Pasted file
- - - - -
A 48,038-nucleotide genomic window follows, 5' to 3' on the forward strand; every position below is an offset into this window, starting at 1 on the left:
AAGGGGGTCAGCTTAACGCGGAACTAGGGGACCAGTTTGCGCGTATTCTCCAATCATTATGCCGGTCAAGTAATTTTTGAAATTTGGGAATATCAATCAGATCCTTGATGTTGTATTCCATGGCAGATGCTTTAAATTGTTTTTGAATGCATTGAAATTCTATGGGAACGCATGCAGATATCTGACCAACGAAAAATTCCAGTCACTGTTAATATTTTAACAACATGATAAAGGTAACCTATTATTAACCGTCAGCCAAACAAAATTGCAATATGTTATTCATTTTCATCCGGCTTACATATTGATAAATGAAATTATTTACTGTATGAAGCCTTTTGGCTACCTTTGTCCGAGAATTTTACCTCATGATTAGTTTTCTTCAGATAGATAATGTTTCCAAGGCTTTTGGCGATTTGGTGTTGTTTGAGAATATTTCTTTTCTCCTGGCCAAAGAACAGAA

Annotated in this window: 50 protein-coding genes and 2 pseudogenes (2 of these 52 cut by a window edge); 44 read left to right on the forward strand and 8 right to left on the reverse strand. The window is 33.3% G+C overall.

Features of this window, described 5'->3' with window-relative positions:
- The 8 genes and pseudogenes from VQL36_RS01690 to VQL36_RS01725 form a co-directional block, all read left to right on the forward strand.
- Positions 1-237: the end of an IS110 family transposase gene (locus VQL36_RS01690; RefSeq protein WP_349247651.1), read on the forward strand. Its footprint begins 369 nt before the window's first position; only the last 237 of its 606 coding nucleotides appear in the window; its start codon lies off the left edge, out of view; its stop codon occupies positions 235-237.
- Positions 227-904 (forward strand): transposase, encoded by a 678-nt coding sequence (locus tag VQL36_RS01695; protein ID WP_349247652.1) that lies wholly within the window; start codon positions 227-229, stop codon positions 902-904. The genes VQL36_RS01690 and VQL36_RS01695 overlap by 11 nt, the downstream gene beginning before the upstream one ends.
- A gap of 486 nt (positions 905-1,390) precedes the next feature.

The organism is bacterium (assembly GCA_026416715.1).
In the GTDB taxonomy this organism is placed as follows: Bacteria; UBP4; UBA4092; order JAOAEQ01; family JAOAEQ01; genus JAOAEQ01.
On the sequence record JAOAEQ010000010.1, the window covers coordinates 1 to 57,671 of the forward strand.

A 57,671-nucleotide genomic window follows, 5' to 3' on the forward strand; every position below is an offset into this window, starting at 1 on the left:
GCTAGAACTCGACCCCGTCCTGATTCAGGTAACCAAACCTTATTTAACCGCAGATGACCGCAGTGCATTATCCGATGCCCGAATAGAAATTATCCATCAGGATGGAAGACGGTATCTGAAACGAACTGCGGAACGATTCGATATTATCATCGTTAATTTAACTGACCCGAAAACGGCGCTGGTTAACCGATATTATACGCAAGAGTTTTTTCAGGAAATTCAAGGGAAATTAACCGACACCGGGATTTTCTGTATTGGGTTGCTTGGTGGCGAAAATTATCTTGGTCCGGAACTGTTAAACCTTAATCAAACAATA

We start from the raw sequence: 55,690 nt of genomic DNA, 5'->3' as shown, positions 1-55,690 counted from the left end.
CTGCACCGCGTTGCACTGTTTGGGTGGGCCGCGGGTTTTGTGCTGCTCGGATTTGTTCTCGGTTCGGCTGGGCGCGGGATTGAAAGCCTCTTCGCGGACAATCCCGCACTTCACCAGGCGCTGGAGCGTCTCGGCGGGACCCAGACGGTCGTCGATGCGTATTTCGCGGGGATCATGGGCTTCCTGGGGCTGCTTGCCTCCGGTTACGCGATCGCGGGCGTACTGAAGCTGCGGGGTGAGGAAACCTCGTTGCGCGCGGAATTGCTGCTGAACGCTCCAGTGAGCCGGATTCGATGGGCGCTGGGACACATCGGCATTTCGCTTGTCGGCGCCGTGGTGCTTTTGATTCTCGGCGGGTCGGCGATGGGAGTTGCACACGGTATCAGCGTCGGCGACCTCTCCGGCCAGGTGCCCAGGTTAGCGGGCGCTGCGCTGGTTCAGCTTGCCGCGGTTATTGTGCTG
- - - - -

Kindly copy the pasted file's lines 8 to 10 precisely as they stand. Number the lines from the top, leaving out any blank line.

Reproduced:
- A gap of 486 nt (positions 905-1,390) precedes the next feature.

The organism is bacterium (assembly GCA_026416715.1).
In the GTDB taxonomy this organism is placed as follows: Bacteria; UBP4; UBA4092; order JAOAEQ01; family JAOAEQ01; genus JAOAEQ01.